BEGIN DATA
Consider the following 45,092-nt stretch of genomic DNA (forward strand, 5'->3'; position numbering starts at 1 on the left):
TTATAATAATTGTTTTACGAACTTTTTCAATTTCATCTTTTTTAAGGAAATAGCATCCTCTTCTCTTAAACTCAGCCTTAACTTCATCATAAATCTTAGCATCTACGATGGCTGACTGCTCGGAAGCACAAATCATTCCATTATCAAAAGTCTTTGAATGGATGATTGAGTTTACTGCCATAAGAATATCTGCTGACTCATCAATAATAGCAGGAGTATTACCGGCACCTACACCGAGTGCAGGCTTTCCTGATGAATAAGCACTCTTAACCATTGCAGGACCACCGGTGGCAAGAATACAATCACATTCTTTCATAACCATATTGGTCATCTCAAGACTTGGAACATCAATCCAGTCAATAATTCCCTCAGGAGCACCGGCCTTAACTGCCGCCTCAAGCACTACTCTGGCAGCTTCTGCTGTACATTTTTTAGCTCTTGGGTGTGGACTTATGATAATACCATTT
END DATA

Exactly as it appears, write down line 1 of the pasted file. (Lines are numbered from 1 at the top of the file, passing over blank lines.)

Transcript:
Consider the following 45,092-nt stretch of genomic DNA (forward strand, 5'->3'; position numbering starts at 1 on the left):